GPT for Health Equity

The dawn of AI for common use has begun with GPT after many stumbles from simple chat bots to recommending cancer treatments. What the printing press did to preserve knowledge, the internet did to connect humanity, blockchain showed how to program trust, the current GPT models are doing to accelerate learning. Exciting times indeed, but to what end, what real-world problems can AI solve for us?

Looking at some of the most challenging problems of our times there seems to be an opportunity for making the most impact in Healthcare starting with solving problems of inequity. With a growing demand and constrained supply of facilities and personnel for Healthcare, the current model is unsustainable due to high costs or lack of access. For AI to be able to make a dent in the quality of care by making it independent of location would be a huge first step.

With AI, the limitations of a one size fits all approach can be overcome with personalized research before making a diagnosis or recommending treatment plans. Using trained learning models to level the playing field that allow a doctor in a small rural location to have the same access, to diagnosing an uncommon condition, as that of an urban specialist would help lower costs. The advantages would run both ways, imagine a specialist in a research and teaching hospital learning from traditional medicines and regional therapies. Having a true digital assistant with an easy to use chat or voice based command interface means no longer subscribing to expensive knowledge base that take a PhD to decipher or waiting for consulting specialists time. Sure, this has liability and deregulation implications, but it’s a start.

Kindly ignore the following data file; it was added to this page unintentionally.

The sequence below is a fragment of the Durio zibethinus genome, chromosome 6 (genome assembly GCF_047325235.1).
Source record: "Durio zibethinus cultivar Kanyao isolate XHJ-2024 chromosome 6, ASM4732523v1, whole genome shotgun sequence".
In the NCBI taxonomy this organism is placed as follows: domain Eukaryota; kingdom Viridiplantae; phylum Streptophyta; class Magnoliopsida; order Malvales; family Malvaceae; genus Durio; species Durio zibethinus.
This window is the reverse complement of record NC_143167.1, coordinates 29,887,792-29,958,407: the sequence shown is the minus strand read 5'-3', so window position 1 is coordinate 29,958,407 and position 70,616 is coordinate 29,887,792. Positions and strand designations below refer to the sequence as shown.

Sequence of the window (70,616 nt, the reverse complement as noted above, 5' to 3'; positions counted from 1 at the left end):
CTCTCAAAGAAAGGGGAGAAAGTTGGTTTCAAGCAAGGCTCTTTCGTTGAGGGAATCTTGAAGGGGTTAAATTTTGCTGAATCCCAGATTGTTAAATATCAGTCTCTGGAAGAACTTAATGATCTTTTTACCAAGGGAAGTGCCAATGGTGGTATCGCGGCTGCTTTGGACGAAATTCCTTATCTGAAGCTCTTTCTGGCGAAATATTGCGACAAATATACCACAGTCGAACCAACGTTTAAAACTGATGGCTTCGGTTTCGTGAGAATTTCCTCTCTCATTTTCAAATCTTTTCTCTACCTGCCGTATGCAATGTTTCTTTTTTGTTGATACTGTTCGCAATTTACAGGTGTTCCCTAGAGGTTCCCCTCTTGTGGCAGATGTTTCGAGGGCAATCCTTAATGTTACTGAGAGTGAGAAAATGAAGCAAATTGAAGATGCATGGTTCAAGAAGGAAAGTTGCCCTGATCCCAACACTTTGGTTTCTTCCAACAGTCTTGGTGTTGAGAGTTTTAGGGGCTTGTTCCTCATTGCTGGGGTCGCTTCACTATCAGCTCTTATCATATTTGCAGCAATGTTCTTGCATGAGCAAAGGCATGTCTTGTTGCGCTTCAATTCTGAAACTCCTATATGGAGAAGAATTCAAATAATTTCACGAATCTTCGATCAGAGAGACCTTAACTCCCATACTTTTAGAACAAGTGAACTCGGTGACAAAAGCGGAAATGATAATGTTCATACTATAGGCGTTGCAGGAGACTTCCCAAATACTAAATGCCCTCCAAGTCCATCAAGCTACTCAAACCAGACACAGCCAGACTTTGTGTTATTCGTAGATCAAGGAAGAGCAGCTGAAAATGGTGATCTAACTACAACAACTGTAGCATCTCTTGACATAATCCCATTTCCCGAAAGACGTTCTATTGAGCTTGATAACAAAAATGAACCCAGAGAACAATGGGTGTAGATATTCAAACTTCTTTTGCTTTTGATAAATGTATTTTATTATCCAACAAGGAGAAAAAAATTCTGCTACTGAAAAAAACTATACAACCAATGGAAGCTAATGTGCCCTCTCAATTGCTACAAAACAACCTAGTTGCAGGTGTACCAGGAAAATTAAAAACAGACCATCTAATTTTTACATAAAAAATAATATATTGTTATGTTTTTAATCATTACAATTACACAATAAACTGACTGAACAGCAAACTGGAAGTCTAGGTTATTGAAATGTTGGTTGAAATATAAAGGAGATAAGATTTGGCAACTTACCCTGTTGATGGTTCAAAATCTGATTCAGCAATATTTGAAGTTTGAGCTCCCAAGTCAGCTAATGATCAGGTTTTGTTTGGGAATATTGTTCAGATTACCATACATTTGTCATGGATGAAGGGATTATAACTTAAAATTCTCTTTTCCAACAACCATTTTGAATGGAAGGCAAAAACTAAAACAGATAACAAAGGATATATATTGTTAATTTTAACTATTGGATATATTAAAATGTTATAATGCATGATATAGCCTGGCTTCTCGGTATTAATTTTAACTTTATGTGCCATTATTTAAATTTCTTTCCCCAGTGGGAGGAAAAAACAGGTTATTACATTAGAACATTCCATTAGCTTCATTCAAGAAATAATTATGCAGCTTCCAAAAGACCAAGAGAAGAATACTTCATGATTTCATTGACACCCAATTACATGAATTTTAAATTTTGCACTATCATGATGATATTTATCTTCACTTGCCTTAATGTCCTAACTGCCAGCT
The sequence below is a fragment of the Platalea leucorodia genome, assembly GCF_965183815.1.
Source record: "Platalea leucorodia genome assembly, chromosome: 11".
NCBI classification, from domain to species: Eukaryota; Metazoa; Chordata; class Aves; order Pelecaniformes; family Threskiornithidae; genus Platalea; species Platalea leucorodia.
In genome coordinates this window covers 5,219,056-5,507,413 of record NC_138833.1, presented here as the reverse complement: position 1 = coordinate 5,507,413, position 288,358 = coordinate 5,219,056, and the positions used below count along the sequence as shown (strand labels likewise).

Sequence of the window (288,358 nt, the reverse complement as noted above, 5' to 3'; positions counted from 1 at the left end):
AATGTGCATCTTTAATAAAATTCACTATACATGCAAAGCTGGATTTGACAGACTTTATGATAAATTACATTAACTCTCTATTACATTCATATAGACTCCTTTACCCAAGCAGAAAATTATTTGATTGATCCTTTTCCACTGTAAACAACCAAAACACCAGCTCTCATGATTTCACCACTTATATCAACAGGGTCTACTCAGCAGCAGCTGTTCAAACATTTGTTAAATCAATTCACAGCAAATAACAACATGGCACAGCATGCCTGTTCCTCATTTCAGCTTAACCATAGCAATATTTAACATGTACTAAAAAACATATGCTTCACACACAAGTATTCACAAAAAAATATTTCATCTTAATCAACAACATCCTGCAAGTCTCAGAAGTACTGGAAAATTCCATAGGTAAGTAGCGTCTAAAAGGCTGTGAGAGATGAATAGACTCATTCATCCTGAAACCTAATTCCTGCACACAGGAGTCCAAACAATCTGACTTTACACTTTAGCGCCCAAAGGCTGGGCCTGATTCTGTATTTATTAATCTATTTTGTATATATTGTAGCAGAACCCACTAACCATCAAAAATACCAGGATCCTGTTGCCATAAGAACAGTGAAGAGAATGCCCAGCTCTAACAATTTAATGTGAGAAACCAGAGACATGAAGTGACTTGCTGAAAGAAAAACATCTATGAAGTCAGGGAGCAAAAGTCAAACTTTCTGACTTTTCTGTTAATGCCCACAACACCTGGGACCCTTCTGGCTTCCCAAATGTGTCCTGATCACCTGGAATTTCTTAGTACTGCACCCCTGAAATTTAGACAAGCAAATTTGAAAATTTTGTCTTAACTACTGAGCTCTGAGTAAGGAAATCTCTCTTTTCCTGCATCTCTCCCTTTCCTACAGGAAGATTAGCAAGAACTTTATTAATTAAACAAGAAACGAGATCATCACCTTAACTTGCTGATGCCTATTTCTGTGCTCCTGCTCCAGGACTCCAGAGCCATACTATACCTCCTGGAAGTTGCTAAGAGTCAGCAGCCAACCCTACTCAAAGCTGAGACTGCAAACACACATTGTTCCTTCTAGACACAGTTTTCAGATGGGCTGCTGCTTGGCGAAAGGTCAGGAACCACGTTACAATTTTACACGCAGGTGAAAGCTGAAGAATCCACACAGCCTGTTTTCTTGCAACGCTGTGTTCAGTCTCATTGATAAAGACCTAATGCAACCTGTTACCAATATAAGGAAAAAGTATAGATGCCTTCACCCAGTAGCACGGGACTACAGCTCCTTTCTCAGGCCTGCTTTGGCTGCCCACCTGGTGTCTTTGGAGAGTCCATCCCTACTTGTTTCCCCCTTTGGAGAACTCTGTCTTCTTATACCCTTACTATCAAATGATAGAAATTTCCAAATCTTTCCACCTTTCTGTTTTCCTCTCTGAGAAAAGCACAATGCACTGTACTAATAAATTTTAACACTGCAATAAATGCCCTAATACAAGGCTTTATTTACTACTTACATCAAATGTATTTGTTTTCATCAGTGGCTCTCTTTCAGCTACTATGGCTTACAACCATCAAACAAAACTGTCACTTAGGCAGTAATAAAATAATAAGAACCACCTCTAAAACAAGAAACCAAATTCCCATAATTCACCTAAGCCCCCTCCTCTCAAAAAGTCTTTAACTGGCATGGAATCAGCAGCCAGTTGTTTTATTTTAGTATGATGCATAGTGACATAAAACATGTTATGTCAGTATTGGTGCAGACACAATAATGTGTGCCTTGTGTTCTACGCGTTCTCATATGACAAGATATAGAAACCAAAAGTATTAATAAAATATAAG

Solving access issues that started with tele-health, accelerating during the pandemic, are now poised at an inflection point. Imagine consulting with the best doctors in the world who already have your summarized information. A patient could share their symptoms, the GPT model would summarize, ask more questions and suggest relevant inputs with patient monitoring data. Now during the tele-health visit the homework is done and the 15 minute consult can be much more productive. Real-time video based biometrics can confirm the patient history, assess current condition, live translation can remove barriers and a post-visit recorded summary can help guide future treatment.

AI can help drive efficiency and access with digital assistants, that democratize healthcare delivery. Similar approaches to prevention with personalized regimens and machine learning based diagnostic recommendations in medical imaging would help the continuum of care. There maybe enough resources being spent on healthcare but deploying them in a more equitable manner is where AI can have the most impact.

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